As many of our NYC Marathoners scatter to find their “Plan B” race, we’ll keep you posted on all the results. This weekend, Ralph Toussie traveled to the Delaware & Lehigh Heritage race for his marathon debut. Ralph ran the challenging course in 3:56:09. Ralph is a City Coach newbie, but a veteran of our Red Hook track program.
I recently sent you a string of messages over the course of a few days that went like this in chronological order:
I’m Going to Run a Marathon!…..I’m Still Going to Run a Marathon…I’m Not Going to Run a Marathon….____BLANK____
That message string will be completed at the end of this e-mail. As you probably all know, Hurricane Sandy devastated the east coast last week. Many of us experienced a halt in our daily routines because transportation, electricity, and supplies were scarce next to none. Others suffered with loss of life or homes. We still have ongoing issues and the recovery effort is becoming more urgent. No doubt, the sum of events that followed Hurricane Sandy created a roller coaster media storm. The city was divided and emotions were high on many issues, especially concerning the NYC Marathon.
If you had asked me ten days ago, I’d have told you that I’d spend “Marathon Sunday” cheering for my friends and teammates, and then walk home to compile the results for the annual congratulatory blog post and tell you how proud I was of our runners. Hurricane Sandy changed just about everything – the city was (and remains) devastated, the race was cancelled, and the city was divided (and in many cases angry). But one thing didn’t change; I remain proud to be part of a wonderful community of athletes.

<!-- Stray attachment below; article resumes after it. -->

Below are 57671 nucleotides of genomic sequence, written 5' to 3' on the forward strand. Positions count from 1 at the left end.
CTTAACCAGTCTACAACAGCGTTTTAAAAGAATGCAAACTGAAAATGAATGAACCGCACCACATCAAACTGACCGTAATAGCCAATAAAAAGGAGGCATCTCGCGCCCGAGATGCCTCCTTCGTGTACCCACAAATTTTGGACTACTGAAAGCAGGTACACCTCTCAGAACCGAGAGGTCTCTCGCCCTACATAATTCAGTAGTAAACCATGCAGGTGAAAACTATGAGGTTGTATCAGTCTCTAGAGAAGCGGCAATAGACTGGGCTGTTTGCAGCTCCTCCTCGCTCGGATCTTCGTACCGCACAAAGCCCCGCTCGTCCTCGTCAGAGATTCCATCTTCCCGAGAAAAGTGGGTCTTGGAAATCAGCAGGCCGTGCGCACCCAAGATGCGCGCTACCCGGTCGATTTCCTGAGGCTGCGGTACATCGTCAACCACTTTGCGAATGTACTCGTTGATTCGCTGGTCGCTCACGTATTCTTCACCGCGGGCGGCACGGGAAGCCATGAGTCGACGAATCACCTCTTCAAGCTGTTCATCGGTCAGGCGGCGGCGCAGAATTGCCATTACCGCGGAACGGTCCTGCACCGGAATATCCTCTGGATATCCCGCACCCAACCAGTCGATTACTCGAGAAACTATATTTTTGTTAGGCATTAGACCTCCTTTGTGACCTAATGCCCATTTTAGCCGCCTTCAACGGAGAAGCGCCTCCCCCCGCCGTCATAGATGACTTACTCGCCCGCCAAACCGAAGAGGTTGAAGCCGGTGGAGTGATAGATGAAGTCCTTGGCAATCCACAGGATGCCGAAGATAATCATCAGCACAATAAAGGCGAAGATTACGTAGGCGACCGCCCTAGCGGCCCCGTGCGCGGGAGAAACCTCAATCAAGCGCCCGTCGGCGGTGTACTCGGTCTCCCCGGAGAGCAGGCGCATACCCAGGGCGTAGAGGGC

There are a few things that I love. Among them are my job, my athletes and my city. Every year I look forward to watching my friends, colleagues, clients, and an additional 40,000 or so runners as they race the NYC Marathon. And because so much of my life revolves around these things, I’m the first to admit that I live in a strange little world and that perhaps my priorities are a little skewed at times. Despite my athlete-centric perspective, and despite the fact that I am very happy for the aforementioned friends, clients, team members and others who will get to run the marathon on Sunday, I disagree with the decision to hold the race.
Last weekend, the Ohio chapter of CCMS decided if a marathon is fun, a double marathon on trails would be twice as much fun. As such, Kevin Motsch partook in the Run With Scissors Double Marathon, and made (relatively) short work of it. Despite an unscheduled detour off the course for a few miles, Kevin finished second. Congratulations Mr. Motsch
If the race goes on as planned, with no alterations to the course, here’s some guidance as to how to best manage it.
The start is the hardest part of the NYC course as you climb the Verrazano. If you’re lucky enough to start near the front, be careful not to go out too fast. In fact, if you race well it should be your slowest mile of the day because of the elevation gain. If you’re starting toward the back, you may be tempted to weave around folks to make good time up the hill. Resist this temptation at all costs. Make sure that you run 1.0 miles in the first mile – no more! Wasting energy trying to get around other runners will certainly bite you in the butt later. It may be frustrating to shuffle for the first mile, but the good news is you’ll still have 25+ miles to make up any lost time. (Yes – I just said that 25 to go is a good thing.) After you reach the top of the bridge, you’ll have a fast, downhill mile. Once again, don’t waste energy by attacking the hill to aggressively. Lean into the hill gently and relax.